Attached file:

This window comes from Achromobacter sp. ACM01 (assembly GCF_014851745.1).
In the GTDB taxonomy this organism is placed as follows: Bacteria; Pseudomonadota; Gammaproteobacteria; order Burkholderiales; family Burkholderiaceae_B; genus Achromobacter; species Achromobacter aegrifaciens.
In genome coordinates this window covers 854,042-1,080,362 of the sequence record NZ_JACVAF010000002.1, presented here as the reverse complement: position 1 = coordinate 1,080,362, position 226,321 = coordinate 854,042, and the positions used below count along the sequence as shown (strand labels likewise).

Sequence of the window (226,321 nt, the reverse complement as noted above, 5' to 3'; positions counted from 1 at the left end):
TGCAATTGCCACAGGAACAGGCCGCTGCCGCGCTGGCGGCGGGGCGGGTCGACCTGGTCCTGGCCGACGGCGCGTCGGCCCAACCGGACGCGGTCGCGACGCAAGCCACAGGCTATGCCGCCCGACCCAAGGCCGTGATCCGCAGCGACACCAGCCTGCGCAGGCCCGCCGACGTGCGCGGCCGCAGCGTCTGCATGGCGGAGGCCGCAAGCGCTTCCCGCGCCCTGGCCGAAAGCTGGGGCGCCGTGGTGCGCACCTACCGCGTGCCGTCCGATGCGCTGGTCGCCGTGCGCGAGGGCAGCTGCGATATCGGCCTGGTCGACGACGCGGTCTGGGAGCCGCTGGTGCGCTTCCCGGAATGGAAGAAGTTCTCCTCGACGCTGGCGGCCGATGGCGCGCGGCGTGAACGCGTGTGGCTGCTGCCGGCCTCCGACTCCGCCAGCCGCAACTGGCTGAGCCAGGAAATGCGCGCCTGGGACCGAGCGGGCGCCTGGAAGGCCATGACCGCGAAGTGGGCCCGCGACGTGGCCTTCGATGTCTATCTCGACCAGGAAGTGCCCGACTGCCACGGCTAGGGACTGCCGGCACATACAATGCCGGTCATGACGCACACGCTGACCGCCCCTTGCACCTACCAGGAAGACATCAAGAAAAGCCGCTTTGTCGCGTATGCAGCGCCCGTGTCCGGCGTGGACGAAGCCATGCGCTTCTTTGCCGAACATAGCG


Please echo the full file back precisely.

This window comes from Achromobacter sp. ACM01 (assembly GCF_014851745.1).
In the GTDB taxonomy this organism is placed as follows: Bacteria; Pseudomonadota; Gammaproteobacteria; order Burkholderiales; family Burkholderiaceae_B; genus Achromobacter; species Achromobacter aegrifaciens.
In genome coordinates this window covers 854,042-1,080,362 of the sequence record NZ_JACVAF010000002.1, presented here as the reverse complement: position 1 = coordinate 1,080,362, position 226,321 = coordinate 854,042, and the positions used below count along the sequence as shown (strand labels likewise).

Sequence of the window (226,321 nt, the reverse complement as noted above, 5' to 3'; positions counted from 1 at the left end):
TGCAATTGCCACAGGAACAGGCCGCTGCCGCGCTGGCGGCGGGGCGGGTCGACCTGGTCCTGGCCGACGGCGCGTCGGCCCAACCGGACGCGGTCGCGACGCAAGCCACAGGCTATGCCGCCCGACCCAAGGCCGTGATCCGCAGCGACACCAGCCTGCGCAGGCCCGCCGACGTGCGCGGCCGCAGCGTCTGCATGGCGGAGGCCGCAAGCGCTTCCCGCGCCCTGGCCGAAAGCTGGGGCGCCGTGGTGCGCACCTACCGCGTGCCGTCCGATGCGCTGGTCGCCGTGCGCGAGGGCAGCTGCGATATCGGCCTGGTCGACGACGCGGTCTGGGAGCCGCTGGTGCGCTTCCCGGAATGGAAGAAGTTCTCCTCGACGCTGGCGGCCGATGGCGCGCGGCGTGAACGCGTGTGGCTGCTGCCGGCCTCCGACTCCGCCAGCCGCAACTGGCTGAGCCAGGAAATGCGCGCCTGGGACCGAGCGGGCGCCTGGAAGGCCATGACCGCGAAGTGGGCCCGCGACGTGGCCTTCGATGTCTATCTCGACCAGGAAGTGCCCGACTGCCACGGCTAGGGACTGCCGGCACATACAATGCCGGTCATGACGCACACGCTGACCGCCCCTTGCACCTACCAGGAAGACATCAAGAAAAGCCGCTTTGTCGCGTATGCAGCGCCCGTGTCCGGCGTGGACGAAGCCATGCGCTTCTTTGCCGAACATAGCG